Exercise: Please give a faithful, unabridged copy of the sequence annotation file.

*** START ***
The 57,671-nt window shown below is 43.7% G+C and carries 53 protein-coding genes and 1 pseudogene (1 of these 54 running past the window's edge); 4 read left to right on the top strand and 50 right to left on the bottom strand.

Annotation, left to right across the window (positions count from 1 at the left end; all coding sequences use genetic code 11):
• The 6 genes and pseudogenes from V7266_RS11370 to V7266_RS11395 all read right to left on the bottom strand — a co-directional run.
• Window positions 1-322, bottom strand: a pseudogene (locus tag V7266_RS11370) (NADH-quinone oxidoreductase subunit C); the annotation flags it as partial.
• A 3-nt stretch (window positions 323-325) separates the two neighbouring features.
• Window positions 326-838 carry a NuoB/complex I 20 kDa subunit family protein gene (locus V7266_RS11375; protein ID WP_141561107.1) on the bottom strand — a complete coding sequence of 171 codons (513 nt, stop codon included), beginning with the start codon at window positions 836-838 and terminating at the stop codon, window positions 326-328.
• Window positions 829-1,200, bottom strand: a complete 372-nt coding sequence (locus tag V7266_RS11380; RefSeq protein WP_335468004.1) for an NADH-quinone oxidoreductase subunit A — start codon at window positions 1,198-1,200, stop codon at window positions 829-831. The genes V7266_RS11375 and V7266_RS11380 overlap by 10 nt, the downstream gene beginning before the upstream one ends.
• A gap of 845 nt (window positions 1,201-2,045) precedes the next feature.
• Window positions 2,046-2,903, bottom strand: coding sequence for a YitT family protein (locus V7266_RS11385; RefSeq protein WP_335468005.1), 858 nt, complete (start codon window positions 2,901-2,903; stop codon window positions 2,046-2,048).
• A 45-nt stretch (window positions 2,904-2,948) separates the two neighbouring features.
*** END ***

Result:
The 57,671-nt window shown below is 43.7% G+C and carries 53 protein-coding genes and 1 pseudogene (1 of these 54 running past the window's edge); 4 read left to right on the top strand and 50 right to left on the bottom strand.

Annotation, left to right across the window (positions count from 1 at the left end; all coding sequences use genetic code 11):
• The 6 genes and pseudogenes from V7266_RS11370 to V7266_RS11395 all read right to left on the bottom strand — a co-directional run.
• Window positions 1-322, bottom strand: a pseudogene (locus tag V7266_RS11370) (NADH-quinone oxidoreductase subunit C); the annotation flags it as partial.
• A 3-nt stretch (window positions 323-325) separates the two neighbouring features.
• Window positions 326-838 carry a NuoB/complex I 20 kDa subunit family protein gene (locus V7266_RS11375; protein ID WP_141561107.1) on the bottom strand — a complete coding sequence of 171 codons (513 nt, stop codon included), beginning with the start codon at window positions 836-838 and terminating at the stop codon, window positions 326-328.
• Window positions 829-1,200, bottom strand: a complete 372-nt coding sequence (locus tag V7266_RS11380; RefSeq protein WP_335468004.1) for an NADH-quinone oxidoreductase subunit A — start codon at window positions 1,198-1,200, stop codon at window positions 829-831. The genes V7266_RS11375 and V7266_RS11380 overlap by 10 nt, the downstream gene beginning before the upstream one ends.
• A gap of 845 nt (window positions 1,201-2,045) precedes the next feature.
• Window positions 2,046-2,903, bottom strand: coding sequence for a YitT family protein (locus V7266_RS11385; RefSeq protein WP_335468005.1), 858 nt, complete (start codon window positions 2,901-2,903; stop codon window positions 2,046-2,048).
• A 45-nt stretch (window positions 2,904-2,948) separates the two neighbouring features.